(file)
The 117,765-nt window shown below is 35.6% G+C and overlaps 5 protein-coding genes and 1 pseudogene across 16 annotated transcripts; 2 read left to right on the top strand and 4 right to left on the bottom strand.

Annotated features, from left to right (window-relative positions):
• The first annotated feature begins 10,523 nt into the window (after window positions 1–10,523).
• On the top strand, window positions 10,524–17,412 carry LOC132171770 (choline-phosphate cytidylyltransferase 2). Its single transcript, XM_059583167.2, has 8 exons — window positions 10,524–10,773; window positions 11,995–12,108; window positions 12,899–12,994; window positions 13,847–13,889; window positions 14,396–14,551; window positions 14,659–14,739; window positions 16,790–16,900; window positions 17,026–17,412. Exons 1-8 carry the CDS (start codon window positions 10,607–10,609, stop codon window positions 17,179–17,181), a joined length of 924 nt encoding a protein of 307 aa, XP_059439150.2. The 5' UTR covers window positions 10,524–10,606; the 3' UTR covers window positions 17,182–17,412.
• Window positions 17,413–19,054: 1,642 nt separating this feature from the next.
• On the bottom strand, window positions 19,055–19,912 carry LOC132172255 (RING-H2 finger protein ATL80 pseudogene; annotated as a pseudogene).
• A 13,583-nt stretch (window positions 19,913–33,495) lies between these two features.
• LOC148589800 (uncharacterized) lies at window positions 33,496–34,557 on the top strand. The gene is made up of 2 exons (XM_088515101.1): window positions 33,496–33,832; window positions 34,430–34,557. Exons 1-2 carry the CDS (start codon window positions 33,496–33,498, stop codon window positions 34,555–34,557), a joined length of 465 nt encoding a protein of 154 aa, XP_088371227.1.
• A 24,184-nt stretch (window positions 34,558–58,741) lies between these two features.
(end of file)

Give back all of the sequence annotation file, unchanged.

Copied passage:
The 117,765-nt window shown below is 35.6% G+C and overlaps 5 protein-coding genes and 1 pseudogene across 16 annotated transcripts; 2 read left to right on the top strand and 4 right to left on the bottom strand.

Annotated features, from left to right (window-relative positions):
• The first annotated feature begins 10,523 nt into the window (after window positions 1–10,523).
• On the top strand, window positions 10,524–17,412 carry LOC132171770 (choline-phosphate cytidylyltransferase 2). Its single transcript, XM_059583167.2, has 8 exons — window positions 10,524–10,773; window positions 11,995–12,108; window positions 12,899–12,994; window positions 13,847–13,889; window positions 14,396–14,551; window positions 14,659–14,739; window positions 16,790–16,900; window positions 17,026–17,412. Exons 1-8 carry the CDS (start codon window positions 10,607–10,609, stop codon window positions 17,179–17,181), a joined length of 924 nt encoding a protein of 307 aa, XP_059439150.2. The 5' UTR covers window positions 10,524–10,606; the 3' UTR covers window positions 17,182–17,412.
• Window positions 17,413–19,054: 1,642 nt separating this feature from the next.
• On the bottom strand, window positions 19,055–19,912 carry LOC132172255 (RING-H2 finger protein ATL80 pseudogene; annotated as a pseudogene).
• A 13,583-nt stretch (window positions 19,913–33,495) lies between these two features.
• LOC148589800 (uncharacterized) lies at window positions 33,496–34,557 on the top strand. The gene is made up of 2 exons (XM_088515101.1): window positions 33,496–33,832; window positions 34,430–34,557. Exons 1-2 carry the CDS (start codon window positions 33,496–33,498, stop codon window positions 34,555–34,557), a joined length of 465 nt encoding a protein of 154 aa, XP_088371227.1.
• A 24,184-nt stretch (window positions 34,558–58,741) lies between these two features.